Illusions begin, p.28
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       Illusions Begin, p.28

           N.L. Greene
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  Chapter Nineteen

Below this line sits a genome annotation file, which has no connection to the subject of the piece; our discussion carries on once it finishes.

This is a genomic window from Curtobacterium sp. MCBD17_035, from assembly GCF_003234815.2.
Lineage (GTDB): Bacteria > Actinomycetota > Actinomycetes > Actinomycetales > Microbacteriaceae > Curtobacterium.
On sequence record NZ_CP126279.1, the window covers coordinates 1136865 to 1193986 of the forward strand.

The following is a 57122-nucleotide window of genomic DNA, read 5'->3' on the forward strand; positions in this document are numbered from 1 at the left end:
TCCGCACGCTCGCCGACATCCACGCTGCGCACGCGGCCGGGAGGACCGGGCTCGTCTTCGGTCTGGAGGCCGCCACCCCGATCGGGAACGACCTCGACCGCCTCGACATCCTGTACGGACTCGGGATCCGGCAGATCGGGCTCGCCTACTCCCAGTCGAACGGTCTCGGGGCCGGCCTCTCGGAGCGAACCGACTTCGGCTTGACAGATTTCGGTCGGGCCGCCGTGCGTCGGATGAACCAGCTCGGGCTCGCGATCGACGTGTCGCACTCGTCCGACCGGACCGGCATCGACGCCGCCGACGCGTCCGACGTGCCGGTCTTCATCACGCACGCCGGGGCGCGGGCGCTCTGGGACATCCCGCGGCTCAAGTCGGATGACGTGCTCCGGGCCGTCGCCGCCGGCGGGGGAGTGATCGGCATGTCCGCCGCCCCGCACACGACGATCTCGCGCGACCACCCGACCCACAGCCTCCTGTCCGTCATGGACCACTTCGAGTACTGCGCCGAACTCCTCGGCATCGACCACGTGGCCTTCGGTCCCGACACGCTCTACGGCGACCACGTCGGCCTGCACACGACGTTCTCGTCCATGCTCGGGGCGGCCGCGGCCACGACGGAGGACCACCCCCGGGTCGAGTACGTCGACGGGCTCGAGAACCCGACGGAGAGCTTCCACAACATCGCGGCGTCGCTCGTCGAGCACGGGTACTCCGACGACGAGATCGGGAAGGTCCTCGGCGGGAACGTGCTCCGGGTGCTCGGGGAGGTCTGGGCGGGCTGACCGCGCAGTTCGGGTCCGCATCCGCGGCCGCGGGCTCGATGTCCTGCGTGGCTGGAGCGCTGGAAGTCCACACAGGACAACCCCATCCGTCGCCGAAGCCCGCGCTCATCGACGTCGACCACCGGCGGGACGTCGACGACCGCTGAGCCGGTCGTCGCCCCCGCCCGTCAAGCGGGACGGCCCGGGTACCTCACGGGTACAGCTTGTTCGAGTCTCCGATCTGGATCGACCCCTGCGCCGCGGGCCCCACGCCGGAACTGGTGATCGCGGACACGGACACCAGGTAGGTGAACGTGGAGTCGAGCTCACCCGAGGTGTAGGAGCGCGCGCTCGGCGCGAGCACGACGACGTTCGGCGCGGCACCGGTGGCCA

As the cab pulled up in front of the emergency entrance of the hospital, Becky barely let the car come to a stop before she was swinging the door open and running toward the ominous glass doors. As the doors whooshed opened, she told her mother she was there; only hanging up the phone after her mother reassured her that she would be right down to meet her. Finding herself without a purpose for the first time since her mother called only thirty minutes ago, she glanced around the cold, sterile waiting room in a daze. She noticed that there were other sick people sitting around the room but she couldn’t focus on their faces. All she could think about was that her father was in this building somewhere, suffering and possibly dying. Not having her mother to soothe as a distraction, she found herself about to lose it for the first time since the call. Her body began to tremble and her knees were starting to feel week. Just as she was sure she was about to go down, someone came up behind her and placed their arm firmly around her shoulders. Although thankful for the support, she still jerked away from the stranger.